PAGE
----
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Undergraduate Library Instruction in the Humanities Increases the Use of Books Over Journals. A Review of: Cooke, R. & Rosenthal, D. (2011). Students use more books after library instruction: An analysis of undergraduate paper citations. College & Research Libraries, 72(4), 334-343.

Keywords: citation analysis , information literacy , academic librarianship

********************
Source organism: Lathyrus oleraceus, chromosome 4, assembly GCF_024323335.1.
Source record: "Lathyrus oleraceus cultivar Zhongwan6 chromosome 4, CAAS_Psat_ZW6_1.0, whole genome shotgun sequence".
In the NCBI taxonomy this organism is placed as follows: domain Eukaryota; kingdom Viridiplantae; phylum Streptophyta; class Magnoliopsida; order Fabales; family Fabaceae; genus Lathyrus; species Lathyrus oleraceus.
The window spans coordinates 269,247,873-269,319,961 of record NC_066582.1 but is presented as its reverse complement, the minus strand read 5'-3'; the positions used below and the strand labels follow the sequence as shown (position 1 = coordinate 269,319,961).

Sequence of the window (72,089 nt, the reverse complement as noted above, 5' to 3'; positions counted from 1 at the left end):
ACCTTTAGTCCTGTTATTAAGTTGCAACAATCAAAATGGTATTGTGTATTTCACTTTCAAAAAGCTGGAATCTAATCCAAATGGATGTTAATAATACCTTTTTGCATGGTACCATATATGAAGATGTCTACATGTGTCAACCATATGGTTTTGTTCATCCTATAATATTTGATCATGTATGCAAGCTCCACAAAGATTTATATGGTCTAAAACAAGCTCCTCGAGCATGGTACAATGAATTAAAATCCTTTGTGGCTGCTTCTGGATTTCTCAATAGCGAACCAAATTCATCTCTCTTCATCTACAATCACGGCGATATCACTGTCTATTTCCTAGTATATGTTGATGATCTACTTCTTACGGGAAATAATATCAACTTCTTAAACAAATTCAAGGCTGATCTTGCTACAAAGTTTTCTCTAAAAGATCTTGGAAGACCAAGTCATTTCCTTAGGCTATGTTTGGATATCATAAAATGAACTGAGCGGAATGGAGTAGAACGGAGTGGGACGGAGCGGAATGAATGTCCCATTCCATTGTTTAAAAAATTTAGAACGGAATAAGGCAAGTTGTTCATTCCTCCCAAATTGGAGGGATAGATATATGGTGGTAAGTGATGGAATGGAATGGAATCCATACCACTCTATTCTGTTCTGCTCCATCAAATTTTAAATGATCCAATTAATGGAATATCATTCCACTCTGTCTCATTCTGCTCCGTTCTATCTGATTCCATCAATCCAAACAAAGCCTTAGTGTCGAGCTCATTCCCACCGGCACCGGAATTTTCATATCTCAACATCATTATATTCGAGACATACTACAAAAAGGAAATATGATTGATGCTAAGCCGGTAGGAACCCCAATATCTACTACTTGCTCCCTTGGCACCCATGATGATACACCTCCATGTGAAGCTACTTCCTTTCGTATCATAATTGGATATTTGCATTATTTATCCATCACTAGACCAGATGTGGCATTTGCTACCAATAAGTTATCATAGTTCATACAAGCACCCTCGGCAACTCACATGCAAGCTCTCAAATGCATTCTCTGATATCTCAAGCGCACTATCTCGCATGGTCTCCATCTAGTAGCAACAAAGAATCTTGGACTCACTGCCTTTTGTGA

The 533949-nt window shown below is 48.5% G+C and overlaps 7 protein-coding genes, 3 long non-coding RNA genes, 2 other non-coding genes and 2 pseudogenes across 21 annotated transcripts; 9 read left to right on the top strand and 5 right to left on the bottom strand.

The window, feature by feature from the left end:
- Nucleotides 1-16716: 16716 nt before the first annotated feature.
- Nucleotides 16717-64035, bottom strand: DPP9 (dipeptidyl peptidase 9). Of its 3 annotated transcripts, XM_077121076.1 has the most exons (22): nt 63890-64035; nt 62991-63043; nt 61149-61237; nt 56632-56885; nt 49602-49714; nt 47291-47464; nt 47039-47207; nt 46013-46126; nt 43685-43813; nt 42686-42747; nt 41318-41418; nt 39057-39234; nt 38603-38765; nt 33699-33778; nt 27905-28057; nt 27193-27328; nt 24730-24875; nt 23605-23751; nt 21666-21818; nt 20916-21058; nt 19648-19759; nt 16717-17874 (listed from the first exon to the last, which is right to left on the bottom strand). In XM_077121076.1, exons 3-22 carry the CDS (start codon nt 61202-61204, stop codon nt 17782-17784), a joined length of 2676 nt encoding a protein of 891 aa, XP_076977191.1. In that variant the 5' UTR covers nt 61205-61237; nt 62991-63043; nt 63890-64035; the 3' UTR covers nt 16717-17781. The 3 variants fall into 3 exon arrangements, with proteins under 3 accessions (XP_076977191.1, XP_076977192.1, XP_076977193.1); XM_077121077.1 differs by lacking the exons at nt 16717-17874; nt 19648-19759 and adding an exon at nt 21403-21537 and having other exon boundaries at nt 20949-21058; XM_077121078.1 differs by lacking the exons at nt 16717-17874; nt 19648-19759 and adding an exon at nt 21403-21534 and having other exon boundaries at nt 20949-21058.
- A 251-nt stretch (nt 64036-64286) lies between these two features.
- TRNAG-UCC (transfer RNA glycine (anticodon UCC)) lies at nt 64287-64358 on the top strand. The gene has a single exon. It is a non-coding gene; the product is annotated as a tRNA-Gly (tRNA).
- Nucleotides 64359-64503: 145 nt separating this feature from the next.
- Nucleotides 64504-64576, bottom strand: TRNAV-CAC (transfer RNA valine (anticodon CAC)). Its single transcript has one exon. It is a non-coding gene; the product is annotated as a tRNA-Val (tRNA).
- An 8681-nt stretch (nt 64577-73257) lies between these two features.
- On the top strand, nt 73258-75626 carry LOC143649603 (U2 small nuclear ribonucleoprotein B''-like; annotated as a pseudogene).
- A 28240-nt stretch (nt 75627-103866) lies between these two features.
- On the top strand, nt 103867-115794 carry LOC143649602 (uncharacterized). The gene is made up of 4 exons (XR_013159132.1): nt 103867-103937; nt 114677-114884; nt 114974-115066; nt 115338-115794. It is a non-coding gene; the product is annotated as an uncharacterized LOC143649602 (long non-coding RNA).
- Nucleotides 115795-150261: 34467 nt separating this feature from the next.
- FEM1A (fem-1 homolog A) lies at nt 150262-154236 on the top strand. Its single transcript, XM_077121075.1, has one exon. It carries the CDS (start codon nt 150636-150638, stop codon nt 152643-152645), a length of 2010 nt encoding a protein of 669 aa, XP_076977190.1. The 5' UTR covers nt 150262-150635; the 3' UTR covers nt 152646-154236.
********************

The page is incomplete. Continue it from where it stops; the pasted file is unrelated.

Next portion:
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Objective – To assess the impact of in-classlibrary instruction sessions on the quantity,quality, and format of resources cited byundergraduate students. Design – Citation analysis and literaturereview. Setting – A public university in the UnitedStates with approximately 9,000undergraduate students. Subjects – Undergraduates in eight first-yearComposition I classes and five upper-levelHumanities classes at Florida Gulf CoastUniversity (FGCU). Methods – This study consisted of threecomponents. In the first, first-year studentswith little to no academic library experiencefrom eight classes of first-year Composition Iwere divided into two groups: those whoreceived library instruction and those who didnot. The instruction sessions were all taught bythe same librarian, were one-hour hands-onclasses held in a computer lab, and focused onbasic library information, searching thecatalogue, as well as searching journaldatabases. Later in the term, the citation pagesfrom papers submitted by the students as aclass assignment were analyzed by the authorswho looked at the average number of citationsemployed in each paper, the frequency ofscholarly citations, and the frequency ofsource/format type (e.g., book, article, website,etc.). SPSS was used for data recording, storage, and to calculate statistics (although it should be noted that the authors do not include any of the descriptive statistics that can be generated by SPSS). In the second component, which attempted to discern if there were any differences in the citations used by students from the different disciplines, the same form of citation analyses was performed on bibliographies from upper-level students enrolled in five History, Art History, Art, and English classes who had participated in a library instruction session in the past. The results of the two citation analyses (Composition I versus upper-level students) were then compared. The third component compared the results of the citation analyses to data extracted from five similar studies in order to determine if the FGCU findings were typical of undergraduate students or deviated from the norm. Main Results – The comparison of citations from the Composition I students showed that students who received a library instruction session had more average citations per paper (5.3 to 3.2); used slightly more scholarly sources (51.7% to 49.4%); were much more likely to use books (25.6% vs. 6.3%) or magazines and newspapers (18.5% vs. 9.6%) as a source; and were less likely to cite journal articles (16.3% vs. 27.3%) than their counterparts who received no library


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